Seo-Hyun Kim, MD, discusses frontline treatment considerations in stage III and IV classical Hodgkin lymphoma and exciting combinations on the horizon.
Seo-Hyun Kim, MD
Data from the phase III ECHELON-1 trial continue to showcase favorable progression-free survival (PFS) with the addition of brentuximab vedotin (Adcetris) to standard 3-drug chemotherapy versus 4-drug chemotherapy in patients with newly diagnosed, advanced-stage classical Hodgkin lymphoma. However, until an overall survival (OS) benefit is reported with brentuximab vedotin, the decision of which regimen to pursue should be based on toxicity, said Seo-Hyun Kim, MD.
According to 4-year follow-up findings from the ECHELON-1 trial, which were presented at the 2019 ASH Annual Meeting, brentuximab vedotin plus chemotherapy (A+AVD) reduced the risk of disease progression or death by 31% versus ABVD (HR, 0.691; 95% CI, 0.542-0.881; P = .003). Moreover, the 4-year progression-free survival rate was 81.7% in patients who received A+AVD versus 75.1% in those who received ABVD.
Although A+AVD has demonstrated durable benefit, the regimen is not without associated toxicity. In the initial analysis, peripheral neuropathy was reported in 67% of patients who received A+AVD versus 43% of patients who received ABVD. The updated analysis indicated that peripheral neuropathy had resolved or became less severe in 83% of patients in the A+AVD arm.
“The [long-term] data show that the majority of peripheral neuropathy does improve over time, but it doesn’t resolve in everyone. That’s something a 30-year-old patient might have to deal with long-term,” said Kim. “If someone has really severe peripheral neuropathy, I might shy away from [brentuximab vedotin], whereas if someone is not a candidate for bleomycin, [brentuximab vedotin and] AVD becomes much more of a frontrunner.”
Given that both regimens carry toxicity, investigators are continuing to search for ways to mitigate the associated adverse events and prolong survival. For example, in an ongoing phase III trial (NCT03907488), investigators are evaluating the addition of nivolumab (Opdivo) or brentuximab vedotin to AVD in patients with newly diagnosed, advanced-stage disease.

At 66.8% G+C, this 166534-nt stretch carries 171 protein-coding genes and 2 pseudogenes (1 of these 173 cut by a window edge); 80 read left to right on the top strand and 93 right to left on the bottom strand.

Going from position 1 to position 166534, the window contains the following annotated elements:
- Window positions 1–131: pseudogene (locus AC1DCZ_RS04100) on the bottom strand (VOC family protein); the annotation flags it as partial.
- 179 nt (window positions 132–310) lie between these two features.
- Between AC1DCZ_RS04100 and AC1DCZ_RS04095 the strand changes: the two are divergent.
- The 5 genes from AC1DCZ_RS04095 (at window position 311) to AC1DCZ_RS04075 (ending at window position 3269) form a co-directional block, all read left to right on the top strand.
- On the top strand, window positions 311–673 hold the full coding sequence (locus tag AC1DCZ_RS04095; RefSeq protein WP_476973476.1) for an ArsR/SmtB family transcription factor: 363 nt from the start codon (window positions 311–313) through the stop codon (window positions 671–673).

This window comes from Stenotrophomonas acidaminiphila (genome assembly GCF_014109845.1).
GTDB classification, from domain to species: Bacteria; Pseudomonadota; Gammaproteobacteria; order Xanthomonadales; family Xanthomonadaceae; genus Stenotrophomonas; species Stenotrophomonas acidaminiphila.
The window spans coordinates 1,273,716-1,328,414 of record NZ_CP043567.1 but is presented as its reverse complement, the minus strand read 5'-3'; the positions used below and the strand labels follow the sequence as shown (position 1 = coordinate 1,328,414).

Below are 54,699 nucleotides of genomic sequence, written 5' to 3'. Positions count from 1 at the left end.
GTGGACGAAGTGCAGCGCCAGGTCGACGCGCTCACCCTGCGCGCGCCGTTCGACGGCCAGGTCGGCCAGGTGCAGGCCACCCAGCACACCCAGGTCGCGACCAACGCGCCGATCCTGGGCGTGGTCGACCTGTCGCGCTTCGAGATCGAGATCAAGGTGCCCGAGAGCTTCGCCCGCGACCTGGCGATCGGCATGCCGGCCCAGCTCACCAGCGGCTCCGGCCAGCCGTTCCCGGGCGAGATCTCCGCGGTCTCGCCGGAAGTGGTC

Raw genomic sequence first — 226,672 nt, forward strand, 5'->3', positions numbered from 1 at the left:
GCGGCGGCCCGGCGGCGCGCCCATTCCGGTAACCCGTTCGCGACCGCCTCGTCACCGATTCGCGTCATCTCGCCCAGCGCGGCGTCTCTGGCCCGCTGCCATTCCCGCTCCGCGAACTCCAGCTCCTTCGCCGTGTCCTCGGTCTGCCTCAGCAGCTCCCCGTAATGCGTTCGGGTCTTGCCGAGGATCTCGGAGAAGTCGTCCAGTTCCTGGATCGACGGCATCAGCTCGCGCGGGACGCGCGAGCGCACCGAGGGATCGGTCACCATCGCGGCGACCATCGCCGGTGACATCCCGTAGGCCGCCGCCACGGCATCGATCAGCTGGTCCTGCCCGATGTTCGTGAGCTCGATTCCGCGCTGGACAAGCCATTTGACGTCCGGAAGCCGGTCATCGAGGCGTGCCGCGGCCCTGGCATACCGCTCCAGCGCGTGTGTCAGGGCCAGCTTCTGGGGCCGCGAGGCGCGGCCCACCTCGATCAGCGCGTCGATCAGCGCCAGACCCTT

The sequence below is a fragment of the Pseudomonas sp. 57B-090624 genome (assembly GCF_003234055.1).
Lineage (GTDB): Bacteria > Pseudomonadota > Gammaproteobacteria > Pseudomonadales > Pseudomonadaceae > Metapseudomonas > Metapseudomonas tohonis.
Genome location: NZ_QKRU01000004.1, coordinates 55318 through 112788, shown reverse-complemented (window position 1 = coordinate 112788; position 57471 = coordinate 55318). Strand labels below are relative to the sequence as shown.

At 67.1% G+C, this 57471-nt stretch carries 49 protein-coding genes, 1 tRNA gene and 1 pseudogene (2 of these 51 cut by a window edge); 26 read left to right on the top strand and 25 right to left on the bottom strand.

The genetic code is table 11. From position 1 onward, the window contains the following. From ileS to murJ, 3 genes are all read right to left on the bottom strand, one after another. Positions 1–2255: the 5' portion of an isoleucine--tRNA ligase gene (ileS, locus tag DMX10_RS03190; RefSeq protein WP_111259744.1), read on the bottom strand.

In an interview during the 2019 OncLive® State of the Science Summit™ on Hematologic Malignancies, Kim, a medical oncologist at Rush University Medical Center, discussed frontline treatment considerations in stage III and IV classical Hodgkin lymphoma and exciting combinations on the horizon.
OncLive: What is the prognosis of patients with advanced-stage Hodgkin lymphoma?
Kim: Hodgkin lymphoma is considered one of the most curable cancers. With prior standard upfront therapy, the majority of patients did pretty well. However, there is a population of patients who will have refractory disease or early relapse.
What clinical trials have impacted the frontline standard of care?
The ECHELON-1 trial compared the combination of brentuximab vedotin with AVD versus ABVD in patients with stage III and IV classical Hodgkin lymphoma. The 2-year PFS analysis showed about a 5% difference in favor of brentuximab plus AVD.
At the 3-year timepoint [of ECHELON-1], we saw that the PFS benefit widened to 7% between the brentuximab/AVD and ABVD arms. OS data are still pending.
Should brentuximab/AVD replace ABVD in practice?
I'm still waiting on the OS data, but it's a conversation I have with patients. I talk about the data we have. With AVBD, pulmonary toxicity is an issue with bleomycin. With brentuximab vedotin and AVD, peripheral neuropathy can have a significant impact on patients. The decision is based on toxicity and the patient’s comorbidities.
For example, if I’m treating a young athlete, bleomycin may not be the best choice for them. However, if I’m treating a violinist, brentuximab vedotin might not be the best option for them. Patient preference also plays a role.
Have any modifications to the chemotherapy backbone been evaluated?
The RATHL study investigated de-escalating chemotherapy based on an interim PET scan. If patients have a negative PET2 scan, you can drop the bleomycin and complete the remainder of the 4 cycles of therapy with AVD. The results were pretty comparable; it was only about a 1.6% difference between the 2 arms. Given the toxicity of bleomycin, we will typically drop that agent in patients who have a negative PET scan after 2 cycles of therapy.
What does the future hold in Hodgkin lymphoma treatment?
I would say [the paradigm will include] combinations with checkpoint inhibitors. [Trials that are evaluating earlier use of] checkpoint inhibitors in combination with AVD will be interesting. Patients with Hodgkin lymphoma have such good long-term OS, but we're always looking at ways to maximize benefit and minimize toxicity. We’re looking to incorporate novel agents and see what we can do to try to abbreviate chemotherapy without losing long-term benefit.
There is a phase III trial that is evaluating nivolumab versus brentuximab vedotin in combination with AVD in patients ages 12 and up. It’s a big phase III study in the frontline setting.
Bartlett NL, Straus DJ, Dlugosz-Danecka M, et al. Brentuximab vedotin with chemotherapy for stage 3/4 classical Hodgkin lymphoma (cHL): 4-year update of the ECHELON-1 study. Blood. 2019;134(suppl 1):624. doi: 10.1182/blood-2019-124116.